EU leaders in an attempt to calm markets
EUROPEAN Union leaders will make a new attempt this week to convince financial markets they can contain a debt crisis by agreeing how to tighten economic policy coordination and strengthen budget discipline.
The 27 EU member states and the executive European Commission will also set out plans for boosting economic growth and creating jobs at a summit on Thursday, three days after the leaders of Germany and France discuss strategy in Berlin.
A show of EU unity would help persuade markets the bloc has a common response to the worst crisis to hit the 16-country eurozone since the single currency was created 11 years ago, and can prevent Greece’s debt problems spreading to other states.
“Our priority is putting order into our public finances. We need fiscal consolidation and a new financial stability culture in Europe,” EC President Jose Manuel Barroso said after meeting German Chancellor Angela Merkel on Friday.
“There is new awareness in Europe that rules have not been respected and must now be respected. Circumventing the rules… is putting at risk our collective economic future. We need to move in the opposite direction. We need to strengthen our rules and the way the EU runs.”
Failure to show solidarity could increase the nervousness on markets that has helped drive down the euro and shares globally, and increased worries that countries such as Spain and Portugal could follow Greece into debt payment trouble.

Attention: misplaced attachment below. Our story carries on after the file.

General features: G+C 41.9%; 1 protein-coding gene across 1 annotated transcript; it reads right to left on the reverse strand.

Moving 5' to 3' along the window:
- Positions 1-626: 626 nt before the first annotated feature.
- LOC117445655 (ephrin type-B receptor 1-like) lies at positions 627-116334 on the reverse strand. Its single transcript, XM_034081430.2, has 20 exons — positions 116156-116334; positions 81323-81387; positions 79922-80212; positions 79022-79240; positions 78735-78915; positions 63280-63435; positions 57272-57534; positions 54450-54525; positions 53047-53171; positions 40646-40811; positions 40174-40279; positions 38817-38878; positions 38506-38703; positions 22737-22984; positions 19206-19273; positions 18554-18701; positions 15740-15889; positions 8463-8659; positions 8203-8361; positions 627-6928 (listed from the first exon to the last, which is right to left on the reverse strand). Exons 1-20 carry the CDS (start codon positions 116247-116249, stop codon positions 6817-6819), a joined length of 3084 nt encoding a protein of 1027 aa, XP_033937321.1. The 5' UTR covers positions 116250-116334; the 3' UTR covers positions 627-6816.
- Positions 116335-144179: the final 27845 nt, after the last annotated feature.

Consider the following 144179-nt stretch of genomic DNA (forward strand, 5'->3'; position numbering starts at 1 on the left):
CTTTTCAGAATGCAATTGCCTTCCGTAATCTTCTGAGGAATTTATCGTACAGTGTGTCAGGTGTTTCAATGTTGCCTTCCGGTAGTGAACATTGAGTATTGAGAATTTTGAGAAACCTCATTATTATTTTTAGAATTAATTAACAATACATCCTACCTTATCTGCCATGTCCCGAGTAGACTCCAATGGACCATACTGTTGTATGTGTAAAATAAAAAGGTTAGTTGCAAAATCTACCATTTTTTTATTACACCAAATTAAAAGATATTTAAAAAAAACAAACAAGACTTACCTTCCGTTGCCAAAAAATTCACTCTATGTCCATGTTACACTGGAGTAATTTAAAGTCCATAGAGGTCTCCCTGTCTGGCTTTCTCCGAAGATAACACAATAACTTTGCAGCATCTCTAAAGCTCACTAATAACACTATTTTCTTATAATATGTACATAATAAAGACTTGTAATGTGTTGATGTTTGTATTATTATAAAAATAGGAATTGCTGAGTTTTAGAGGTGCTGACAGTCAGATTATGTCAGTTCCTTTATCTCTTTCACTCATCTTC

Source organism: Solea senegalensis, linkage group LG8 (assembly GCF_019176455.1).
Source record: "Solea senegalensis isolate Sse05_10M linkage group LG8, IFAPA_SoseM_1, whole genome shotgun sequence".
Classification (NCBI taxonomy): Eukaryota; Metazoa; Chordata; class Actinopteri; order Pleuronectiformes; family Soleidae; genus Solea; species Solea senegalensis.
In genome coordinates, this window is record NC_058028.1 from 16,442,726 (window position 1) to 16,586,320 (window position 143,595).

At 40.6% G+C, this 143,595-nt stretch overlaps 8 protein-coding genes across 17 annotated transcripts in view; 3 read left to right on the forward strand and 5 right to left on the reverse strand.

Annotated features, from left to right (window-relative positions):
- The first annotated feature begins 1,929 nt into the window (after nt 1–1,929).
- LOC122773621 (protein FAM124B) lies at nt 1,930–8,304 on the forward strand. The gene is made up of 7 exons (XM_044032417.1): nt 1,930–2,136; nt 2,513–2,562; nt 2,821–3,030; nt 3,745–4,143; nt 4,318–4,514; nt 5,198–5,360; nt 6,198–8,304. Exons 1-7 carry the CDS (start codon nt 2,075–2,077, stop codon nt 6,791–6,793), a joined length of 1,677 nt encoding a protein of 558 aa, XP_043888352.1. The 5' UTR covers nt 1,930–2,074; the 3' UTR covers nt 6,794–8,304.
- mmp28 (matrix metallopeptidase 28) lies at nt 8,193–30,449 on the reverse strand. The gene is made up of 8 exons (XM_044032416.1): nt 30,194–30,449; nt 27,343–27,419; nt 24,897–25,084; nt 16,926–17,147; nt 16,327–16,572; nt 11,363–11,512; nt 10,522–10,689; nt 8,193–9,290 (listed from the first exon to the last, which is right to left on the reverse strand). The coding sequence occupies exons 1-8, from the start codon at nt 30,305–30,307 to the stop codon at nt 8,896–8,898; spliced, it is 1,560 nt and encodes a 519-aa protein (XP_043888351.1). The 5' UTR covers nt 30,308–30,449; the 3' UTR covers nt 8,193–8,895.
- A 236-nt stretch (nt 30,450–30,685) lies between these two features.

Agreement on an aid package for Greece worth €110bn (£91.6bn) and a safety net for other eurozone countries worth €500bn has gone some way to calming investors’ worries.
Q&A: EUROZONE WOES EXPLAINED
Q. WHAT ARE THE PROBLEMS FACING THE EUROZONE?
A. Markets’ main concern is the heavy indebtedness of periphery countries such as Portugal, Italy, Ireland Greece and Spain. Greece is seen as the most endangered as it is running a budget deficit of 13.6 per cent of GDP, more than four times the EU limit.
Q. WHAT IS BEING PROPOSED AT THIS WEEK’S SUMMIT?
A. EU leaders are likely to press for tougher rules enforcing the region-wide budget deficit limit of three per cent of GDP. Germany has circulated a nine-point paper suggesting, among other things, suspending repeat offenders’ EU voting rights and an insolvency procedure for states.
Q. WHAT ARE MARKETS’ GRIPES WITH POLITICIANS?
A. Markets believe the EU has consistently been behind the curve in dealing with member states’ fiscal difficulties. They have also been angered by what they see as “smoke and mirrors” in the way policies have been communicated. A unilateral ban on naked short-selling by Germany in May added to a sense of poor coordination between EU states.